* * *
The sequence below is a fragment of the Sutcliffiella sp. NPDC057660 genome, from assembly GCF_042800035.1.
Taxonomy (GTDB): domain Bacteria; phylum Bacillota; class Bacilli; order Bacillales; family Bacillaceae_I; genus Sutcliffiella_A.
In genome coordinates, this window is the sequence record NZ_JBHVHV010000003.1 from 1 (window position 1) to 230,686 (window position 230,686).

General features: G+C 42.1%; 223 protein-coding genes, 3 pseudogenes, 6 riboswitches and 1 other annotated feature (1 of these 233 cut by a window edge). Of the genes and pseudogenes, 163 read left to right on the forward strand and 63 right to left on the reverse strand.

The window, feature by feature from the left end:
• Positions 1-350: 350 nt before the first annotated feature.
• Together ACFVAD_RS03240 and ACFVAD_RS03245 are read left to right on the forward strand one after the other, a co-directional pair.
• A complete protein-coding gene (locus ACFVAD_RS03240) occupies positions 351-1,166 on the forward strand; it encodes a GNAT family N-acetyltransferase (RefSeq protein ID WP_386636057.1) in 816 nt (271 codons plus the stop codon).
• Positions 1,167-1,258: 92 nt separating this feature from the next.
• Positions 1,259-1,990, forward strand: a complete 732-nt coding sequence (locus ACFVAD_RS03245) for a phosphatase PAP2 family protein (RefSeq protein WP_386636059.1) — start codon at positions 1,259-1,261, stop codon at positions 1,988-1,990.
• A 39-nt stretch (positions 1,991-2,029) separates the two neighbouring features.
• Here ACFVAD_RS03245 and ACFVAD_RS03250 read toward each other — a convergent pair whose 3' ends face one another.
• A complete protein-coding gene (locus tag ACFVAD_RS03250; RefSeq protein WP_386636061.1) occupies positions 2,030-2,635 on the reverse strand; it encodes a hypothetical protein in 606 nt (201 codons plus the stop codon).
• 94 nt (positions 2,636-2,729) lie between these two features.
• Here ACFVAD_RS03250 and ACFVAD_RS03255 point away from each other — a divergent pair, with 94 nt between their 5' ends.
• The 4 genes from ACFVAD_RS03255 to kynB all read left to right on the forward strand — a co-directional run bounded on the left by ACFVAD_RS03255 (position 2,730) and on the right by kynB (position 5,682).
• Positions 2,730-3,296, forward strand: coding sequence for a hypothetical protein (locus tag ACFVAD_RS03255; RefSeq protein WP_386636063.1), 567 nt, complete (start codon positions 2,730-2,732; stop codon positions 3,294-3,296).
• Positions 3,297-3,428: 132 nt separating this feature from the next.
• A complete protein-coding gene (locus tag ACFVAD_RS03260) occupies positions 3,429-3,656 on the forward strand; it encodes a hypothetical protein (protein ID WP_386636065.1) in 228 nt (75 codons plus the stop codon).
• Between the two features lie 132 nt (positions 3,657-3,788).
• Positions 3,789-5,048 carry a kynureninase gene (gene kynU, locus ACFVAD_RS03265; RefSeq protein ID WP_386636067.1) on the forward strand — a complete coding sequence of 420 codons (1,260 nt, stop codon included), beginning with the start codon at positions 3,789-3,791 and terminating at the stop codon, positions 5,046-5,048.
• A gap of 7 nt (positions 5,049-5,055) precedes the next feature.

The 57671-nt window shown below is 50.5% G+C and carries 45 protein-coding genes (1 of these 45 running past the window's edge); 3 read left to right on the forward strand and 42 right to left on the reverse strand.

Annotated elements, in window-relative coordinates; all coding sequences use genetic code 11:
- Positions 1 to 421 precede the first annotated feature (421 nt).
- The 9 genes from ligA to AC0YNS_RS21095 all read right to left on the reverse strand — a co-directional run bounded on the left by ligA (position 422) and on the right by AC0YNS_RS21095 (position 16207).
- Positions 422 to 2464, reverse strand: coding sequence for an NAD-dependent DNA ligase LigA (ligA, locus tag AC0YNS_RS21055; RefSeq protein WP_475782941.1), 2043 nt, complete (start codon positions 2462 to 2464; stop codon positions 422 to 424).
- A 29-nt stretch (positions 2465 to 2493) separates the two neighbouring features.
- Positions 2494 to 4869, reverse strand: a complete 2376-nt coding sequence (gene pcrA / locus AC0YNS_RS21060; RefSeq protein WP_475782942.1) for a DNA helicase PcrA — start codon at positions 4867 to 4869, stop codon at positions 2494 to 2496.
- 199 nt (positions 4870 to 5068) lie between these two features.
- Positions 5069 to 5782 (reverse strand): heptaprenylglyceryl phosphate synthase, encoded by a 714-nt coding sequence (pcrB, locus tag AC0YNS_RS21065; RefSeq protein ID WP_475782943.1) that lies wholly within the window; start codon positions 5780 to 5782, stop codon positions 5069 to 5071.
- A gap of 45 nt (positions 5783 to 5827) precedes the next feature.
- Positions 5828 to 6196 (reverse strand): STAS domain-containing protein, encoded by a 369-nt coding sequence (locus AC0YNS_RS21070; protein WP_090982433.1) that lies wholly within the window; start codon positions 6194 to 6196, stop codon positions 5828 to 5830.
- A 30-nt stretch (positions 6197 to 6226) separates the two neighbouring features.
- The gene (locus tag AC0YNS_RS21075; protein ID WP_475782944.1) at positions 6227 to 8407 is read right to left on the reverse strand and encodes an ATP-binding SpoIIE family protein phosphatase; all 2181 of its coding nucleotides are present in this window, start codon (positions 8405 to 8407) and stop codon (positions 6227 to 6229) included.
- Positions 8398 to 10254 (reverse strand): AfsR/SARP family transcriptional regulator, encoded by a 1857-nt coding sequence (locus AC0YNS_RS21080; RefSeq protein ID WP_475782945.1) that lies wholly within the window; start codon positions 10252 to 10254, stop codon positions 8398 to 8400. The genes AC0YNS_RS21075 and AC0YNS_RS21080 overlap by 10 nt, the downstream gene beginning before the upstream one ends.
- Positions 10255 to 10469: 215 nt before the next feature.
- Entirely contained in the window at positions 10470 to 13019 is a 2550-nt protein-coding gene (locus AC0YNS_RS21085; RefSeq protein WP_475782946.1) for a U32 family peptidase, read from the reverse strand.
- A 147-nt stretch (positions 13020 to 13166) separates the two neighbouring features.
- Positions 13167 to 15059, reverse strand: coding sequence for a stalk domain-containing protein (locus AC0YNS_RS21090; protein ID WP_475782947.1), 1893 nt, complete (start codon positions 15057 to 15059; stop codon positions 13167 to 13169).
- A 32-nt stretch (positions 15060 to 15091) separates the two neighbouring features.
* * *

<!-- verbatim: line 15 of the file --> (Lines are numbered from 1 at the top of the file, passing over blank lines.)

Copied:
• Here ACFVAD_RS03250 and ACFVAD_RS03255 point away from each other — a divergent pair, with 94 nt between their 5' ends.